By Joe Baur
One morning, my wife suggested I look into making a different kind of bread. Not necessarily to replace my weekly challah habit, but just to try something new. I asked what she had in mind and she mentioned monkey bread. I’d never heard of it.
So I Googled and turns out that monkey bread is actually a yeasted cake. Its origins are rooted in the immigrant Hungarian Jewish community that came to the United States. I immediately thought of my father’s grandparents, Jews who immigrated from the former Austro-Hungarian Empire. I texted my father and sure enough he remembered his grandmother, Bertha Stern, making him what she called Hungarian coffee cake, but what many call aranygaluska.
Aranygaluska looks something like a Bundt cake without the doughnut hole and the splash of powdered sugar. That’s because the goodness lies within, where the warm, gooey jam awaits between doughy dumplings covered in butter, cinnamon and brown sugar.
Aranygaluska has all the characteristics of a dessert but can just as easily go down with your morning cup of coffee.
Jewish food historian Gil Marks included aranygaluska in his Encyclopedia of Jewish Food, noting the arrival of the “golden dumpling” in the 1880s. Hungarian Jewish immigrants started selling it in their bakeries sometime in the mid-20th century, and it transcended Jewish foods when it was included in a 1972 edition of Betty Crocker, referred to as “Hungarian Coffee Cake,” as my great-grandmother called it.
Eventually it became known as monkey bread. There’s no definitive reason why, but one of the more popular theories is that the act of pulling the bread apart mimicked how a monkey picks something apart.
Joan Nathan, the matriarch of American Ashkenazi cuisine, says she first came across the recipe in George Lang’s “The Cuisine of Hungary” (1971). She also notes that replacing the walnuts with cocoa turns the dish into the wonderfully Yiddish kuchem-buchem.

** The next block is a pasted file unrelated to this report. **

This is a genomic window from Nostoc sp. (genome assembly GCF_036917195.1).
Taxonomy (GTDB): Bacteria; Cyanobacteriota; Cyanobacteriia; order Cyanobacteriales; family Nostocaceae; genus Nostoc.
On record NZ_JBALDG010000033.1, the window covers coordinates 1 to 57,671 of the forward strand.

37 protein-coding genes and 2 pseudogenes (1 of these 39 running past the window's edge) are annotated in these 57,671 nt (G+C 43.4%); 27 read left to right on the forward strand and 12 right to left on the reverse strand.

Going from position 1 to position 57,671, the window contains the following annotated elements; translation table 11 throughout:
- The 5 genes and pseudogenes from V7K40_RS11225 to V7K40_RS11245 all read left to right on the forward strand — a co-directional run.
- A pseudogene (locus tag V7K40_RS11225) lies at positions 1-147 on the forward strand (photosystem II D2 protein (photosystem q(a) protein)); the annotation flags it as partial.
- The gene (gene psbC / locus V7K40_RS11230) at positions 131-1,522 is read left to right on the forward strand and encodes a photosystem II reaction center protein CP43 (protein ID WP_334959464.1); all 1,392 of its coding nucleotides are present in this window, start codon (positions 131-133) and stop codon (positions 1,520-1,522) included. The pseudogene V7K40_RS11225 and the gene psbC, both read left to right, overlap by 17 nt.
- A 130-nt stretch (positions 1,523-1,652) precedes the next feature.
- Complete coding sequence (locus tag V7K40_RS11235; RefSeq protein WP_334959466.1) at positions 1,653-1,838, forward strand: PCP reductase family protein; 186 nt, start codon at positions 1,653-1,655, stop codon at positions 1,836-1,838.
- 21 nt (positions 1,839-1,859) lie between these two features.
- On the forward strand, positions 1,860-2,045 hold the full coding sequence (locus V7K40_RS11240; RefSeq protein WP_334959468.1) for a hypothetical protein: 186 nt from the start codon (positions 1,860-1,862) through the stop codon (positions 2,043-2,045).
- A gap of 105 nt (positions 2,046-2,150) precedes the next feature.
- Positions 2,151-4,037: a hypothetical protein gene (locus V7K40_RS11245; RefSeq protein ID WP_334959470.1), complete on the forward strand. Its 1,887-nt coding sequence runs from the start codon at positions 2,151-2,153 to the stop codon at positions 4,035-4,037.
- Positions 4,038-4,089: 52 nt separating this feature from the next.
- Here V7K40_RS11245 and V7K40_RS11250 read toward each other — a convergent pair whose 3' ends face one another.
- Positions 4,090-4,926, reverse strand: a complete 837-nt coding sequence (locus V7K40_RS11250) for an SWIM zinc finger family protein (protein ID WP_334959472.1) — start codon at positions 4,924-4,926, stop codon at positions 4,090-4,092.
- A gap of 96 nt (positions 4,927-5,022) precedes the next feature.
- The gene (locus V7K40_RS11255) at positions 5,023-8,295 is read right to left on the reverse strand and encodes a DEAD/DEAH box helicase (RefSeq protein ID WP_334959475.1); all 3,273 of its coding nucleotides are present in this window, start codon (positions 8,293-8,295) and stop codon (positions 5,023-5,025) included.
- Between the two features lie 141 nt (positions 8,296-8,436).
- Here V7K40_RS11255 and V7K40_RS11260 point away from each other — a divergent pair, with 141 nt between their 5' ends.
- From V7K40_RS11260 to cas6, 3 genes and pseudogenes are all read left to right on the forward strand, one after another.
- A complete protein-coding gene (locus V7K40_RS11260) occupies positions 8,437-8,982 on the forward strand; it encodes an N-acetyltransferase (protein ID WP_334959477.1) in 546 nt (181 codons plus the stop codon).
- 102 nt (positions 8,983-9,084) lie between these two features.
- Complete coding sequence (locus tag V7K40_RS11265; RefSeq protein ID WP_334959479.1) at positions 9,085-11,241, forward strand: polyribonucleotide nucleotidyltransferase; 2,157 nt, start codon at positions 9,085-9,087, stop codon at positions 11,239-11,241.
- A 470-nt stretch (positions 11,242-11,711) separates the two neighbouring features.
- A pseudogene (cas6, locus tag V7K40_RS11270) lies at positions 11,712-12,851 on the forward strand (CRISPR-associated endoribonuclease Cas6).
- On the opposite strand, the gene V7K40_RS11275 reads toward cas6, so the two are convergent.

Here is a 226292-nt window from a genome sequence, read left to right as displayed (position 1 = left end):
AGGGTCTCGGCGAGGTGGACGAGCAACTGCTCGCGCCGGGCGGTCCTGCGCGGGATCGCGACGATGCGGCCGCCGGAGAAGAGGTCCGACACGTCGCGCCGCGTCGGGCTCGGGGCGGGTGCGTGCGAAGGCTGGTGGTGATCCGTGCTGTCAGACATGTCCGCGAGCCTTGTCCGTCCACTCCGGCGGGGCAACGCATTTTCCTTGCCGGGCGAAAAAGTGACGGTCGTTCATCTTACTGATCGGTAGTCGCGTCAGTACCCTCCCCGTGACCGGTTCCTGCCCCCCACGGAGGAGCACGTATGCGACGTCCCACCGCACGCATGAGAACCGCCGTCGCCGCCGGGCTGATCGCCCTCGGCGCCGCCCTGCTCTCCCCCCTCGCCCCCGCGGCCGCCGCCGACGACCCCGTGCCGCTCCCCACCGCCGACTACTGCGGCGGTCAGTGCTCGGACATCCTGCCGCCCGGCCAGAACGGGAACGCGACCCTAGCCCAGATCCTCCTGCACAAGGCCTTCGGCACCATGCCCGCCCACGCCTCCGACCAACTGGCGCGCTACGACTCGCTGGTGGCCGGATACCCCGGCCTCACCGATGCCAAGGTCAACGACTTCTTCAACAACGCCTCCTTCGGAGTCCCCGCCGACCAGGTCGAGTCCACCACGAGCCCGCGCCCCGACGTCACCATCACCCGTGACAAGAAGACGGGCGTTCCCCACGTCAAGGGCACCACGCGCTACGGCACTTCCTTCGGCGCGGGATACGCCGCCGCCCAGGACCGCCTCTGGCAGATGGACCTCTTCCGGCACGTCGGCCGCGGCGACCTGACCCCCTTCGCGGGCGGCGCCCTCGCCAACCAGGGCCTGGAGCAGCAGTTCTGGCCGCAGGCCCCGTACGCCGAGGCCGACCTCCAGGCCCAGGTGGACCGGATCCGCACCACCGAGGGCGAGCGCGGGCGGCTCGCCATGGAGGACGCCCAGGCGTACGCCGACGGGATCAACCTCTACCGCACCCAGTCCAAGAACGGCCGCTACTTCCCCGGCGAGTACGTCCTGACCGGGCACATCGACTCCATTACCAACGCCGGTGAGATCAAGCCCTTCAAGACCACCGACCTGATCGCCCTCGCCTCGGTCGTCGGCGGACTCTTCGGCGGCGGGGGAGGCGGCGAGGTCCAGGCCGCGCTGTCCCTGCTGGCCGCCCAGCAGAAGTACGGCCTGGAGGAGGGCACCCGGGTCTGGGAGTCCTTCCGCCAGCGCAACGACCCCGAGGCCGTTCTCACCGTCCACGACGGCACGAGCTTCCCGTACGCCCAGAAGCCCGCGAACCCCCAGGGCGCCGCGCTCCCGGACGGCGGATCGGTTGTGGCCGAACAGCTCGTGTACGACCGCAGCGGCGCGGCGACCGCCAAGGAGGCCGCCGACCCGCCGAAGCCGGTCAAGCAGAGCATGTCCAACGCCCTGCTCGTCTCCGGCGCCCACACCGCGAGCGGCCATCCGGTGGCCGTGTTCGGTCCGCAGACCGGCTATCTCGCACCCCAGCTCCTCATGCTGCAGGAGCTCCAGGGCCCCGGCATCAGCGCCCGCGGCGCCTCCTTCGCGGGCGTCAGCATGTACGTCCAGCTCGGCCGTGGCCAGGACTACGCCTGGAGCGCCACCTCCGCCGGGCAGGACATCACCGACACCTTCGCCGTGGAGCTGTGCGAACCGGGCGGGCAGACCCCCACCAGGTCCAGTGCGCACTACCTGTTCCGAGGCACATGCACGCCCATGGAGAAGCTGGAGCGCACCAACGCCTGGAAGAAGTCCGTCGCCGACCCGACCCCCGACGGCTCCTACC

I admittedly was a bit verklempt when I realized I had stumbled upon a heritage food, especially one laced with two of my favorite ingredients, cinnamon and honey.
This is great for an inexperienced baker because it’s a difficult recipe to screw up. As you get your dough together, it just involves taking pieces of that dough, swooshing them around in bowls of butter and cinnamon sugar, then arranging the chunks of sweetness in layers. Fill the gaps with jam and you’re set.
For the dough
2 ¼ teaspoon dry active yeast
1 teaspoon sugar
1 cup water or warm milk
3 large eggs, beaten
1 teaspoon kosher salt
½ cup or 1 stick melted butter
½ cup honey
¼ cup sugar
4-5 cups flour
For the topping
½ cup or 1 stick melted butter
3 tablespoon cinnamon
1 ½-2 cups ground walnuts
1 ½-2 cups brown sugar
¼ teaspoon kosher salt
¼-⅓ cup jam (some recipes call for apricot but I used a mixed berry jam)
Put your yeast in a small bowl with 1 tsp sugar. Pour in a cup of warm milk or water and whisk together. Let it sit for the next 5-10 minutes until it foams.
In a large bowl or mixing bowl if you’ll be using a stand mixer, whisk together your eggs, salt, sugar, honey and melted butter. (Make sure your melted butter has cooled to at least room temperature before mixing it with the eggs.)
Once your yeast is activated (foamy), dump it into your mixing bowl and start working in your flour. Continue adding your flour in stages until a ball starts to form. Then, drop the dough onto a floured surface and knead for about 10 minutes. Place your kneaded dough into a lightly oiled pot and leave it in a warm environment to rise for the next 60-90 minutes.
Meanwhile, start making your topping. Throw the walnuts into a food processor and run it until very fine. Mix that with your brown sugar, cinnamon and pinch of salt. Melt a stick or ½ cup butter into a second bowl.
Take some of your melted butter and grease your pan. Then, generously layer the bottom with your cinnamon-sugar-walnut-mix.
Once your dough has risen, heat your oven to 360 degrees. Punch the dough out onto your working surface. At this point, there are two methods to make your dumplings. You can either roll out the dough until it’s about a ½-inch thick or eyeball it. I’m on team “eyeball it” and use my dough cutter to cut off golf ball-sized dumplings. However you do it, roll your dumpling into a ball and drop it into your bowl of melted butter. Then drop your butter-coated dumpling into your cinnamon-sugar-walnut mix, covering it on all sides. Place the dumpling into your pan and repeat, leaving a little space between each one.
After you complete the bottom layer, place a dollop of jam on each dumpling. Don’t overdo it with the jam or it’ll seep out of the sides of your springform pan, burn in the bottom of your oven and ooze out when you remove the spring.
Using a 9-inch pan, you’ll only have two layers of dumplings. After you complete your second layer, coat the dish with whatever butter you have left followed by the rest of your topping mix. Throw it immediately into the oven for 35-40 minutes until golden.
Remove the aranygaluska from the oven and let it cool off for a good 15 minutes before removing the ring.
Published by The Nosher, a 70 Faces Media brand.